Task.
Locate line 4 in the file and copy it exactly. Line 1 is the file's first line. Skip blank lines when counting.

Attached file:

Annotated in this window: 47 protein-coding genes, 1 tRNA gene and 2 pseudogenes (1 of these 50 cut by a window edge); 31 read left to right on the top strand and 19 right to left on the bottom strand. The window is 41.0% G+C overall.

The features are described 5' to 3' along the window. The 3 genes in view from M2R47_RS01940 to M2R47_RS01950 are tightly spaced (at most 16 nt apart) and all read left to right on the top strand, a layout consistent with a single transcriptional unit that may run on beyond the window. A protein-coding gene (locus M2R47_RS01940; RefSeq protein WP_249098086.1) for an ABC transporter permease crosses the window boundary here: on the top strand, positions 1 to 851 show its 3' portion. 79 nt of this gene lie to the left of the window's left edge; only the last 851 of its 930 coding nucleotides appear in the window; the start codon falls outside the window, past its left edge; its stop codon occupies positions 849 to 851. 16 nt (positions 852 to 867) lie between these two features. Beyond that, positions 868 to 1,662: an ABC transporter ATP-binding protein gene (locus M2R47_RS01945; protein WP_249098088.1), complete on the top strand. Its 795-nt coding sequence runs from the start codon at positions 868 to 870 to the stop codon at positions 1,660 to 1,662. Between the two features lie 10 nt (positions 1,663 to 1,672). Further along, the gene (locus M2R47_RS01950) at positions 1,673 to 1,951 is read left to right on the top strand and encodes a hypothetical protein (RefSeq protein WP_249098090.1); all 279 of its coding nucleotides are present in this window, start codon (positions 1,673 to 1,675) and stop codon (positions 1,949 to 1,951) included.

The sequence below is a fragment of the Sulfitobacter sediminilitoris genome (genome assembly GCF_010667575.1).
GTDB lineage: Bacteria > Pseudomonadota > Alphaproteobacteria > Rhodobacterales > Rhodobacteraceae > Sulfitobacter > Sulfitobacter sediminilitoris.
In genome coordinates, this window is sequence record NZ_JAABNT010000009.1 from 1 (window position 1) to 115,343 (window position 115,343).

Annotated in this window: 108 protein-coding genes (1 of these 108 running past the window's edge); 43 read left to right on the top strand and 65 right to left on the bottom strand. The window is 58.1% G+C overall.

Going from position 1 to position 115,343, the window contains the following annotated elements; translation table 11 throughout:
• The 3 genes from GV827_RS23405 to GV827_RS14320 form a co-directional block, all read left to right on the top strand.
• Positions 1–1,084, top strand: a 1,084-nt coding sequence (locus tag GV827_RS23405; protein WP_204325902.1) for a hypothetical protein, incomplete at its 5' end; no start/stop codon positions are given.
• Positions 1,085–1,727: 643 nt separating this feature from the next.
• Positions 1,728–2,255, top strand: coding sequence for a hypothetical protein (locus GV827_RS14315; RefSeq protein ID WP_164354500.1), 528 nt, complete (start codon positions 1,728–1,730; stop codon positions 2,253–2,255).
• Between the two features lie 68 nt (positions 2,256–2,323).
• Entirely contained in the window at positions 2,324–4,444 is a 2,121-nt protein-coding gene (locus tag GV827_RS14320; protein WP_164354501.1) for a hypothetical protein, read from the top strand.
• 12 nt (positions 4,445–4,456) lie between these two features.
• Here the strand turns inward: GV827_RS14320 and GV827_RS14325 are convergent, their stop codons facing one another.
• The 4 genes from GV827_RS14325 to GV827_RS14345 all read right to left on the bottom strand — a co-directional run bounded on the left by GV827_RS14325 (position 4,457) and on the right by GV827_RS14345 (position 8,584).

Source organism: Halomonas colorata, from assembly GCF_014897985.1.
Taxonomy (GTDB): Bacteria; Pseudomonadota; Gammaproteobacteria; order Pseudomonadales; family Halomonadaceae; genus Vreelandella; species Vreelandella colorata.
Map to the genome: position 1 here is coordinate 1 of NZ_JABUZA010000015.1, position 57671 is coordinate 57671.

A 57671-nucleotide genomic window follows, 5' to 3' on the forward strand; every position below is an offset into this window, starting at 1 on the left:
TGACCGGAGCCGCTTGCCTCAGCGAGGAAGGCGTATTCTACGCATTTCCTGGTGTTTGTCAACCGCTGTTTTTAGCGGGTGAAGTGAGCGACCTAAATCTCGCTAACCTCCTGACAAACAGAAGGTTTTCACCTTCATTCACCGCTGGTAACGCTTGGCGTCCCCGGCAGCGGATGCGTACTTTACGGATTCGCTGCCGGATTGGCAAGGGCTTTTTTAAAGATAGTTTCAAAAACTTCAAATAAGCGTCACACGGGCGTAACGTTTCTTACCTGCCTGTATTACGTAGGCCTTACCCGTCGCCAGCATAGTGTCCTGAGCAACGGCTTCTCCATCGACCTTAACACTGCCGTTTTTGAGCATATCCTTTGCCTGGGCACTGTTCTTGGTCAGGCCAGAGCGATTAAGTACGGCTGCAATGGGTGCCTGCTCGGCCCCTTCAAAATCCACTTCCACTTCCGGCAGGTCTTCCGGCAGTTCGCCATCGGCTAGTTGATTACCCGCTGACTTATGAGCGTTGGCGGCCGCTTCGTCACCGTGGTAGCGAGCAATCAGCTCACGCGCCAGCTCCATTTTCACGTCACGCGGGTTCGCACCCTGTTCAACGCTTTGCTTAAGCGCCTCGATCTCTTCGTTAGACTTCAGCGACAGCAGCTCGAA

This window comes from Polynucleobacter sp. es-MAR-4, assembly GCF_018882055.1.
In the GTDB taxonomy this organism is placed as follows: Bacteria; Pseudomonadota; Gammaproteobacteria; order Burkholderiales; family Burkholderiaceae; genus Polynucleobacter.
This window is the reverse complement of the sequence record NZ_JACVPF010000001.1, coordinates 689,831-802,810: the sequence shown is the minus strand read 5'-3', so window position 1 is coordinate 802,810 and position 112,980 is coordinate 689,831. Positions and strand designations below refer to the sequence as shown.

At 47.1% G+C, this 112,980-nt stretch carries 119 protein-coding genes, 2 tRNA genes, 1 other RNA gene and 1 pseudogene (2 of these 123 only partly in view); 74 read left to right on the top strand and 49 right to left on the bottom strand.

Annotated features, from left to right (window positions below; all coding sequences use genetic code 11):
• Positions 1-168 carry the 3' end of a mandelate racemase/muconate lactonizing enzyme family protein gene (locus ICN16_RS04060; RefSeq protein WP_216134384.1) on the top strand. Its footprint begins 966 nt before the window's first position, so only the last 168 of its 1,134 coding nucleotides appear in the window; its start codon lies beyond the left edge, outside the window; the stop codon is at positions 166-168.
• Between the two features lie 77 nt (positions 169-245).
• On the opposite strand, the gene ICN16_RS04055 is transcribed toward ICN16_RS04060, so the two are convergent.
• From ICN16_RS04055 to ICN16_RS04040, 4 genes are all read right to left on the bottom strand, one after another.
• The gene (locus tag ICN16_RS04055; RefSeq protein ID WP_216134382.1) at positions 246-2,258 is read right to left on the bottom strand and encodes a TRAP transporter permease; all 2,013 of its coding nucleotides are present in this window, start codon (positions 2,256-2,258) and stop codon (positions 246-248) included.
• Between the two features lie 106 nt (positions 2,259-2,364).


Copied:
GTDB lineage: Bacteria > Pseudomonadota > Alphaproteobacteria > Rhodobacterales > Rhodobacteraceae > Sulfitobacter > Sulfitobacter sediminilitoris.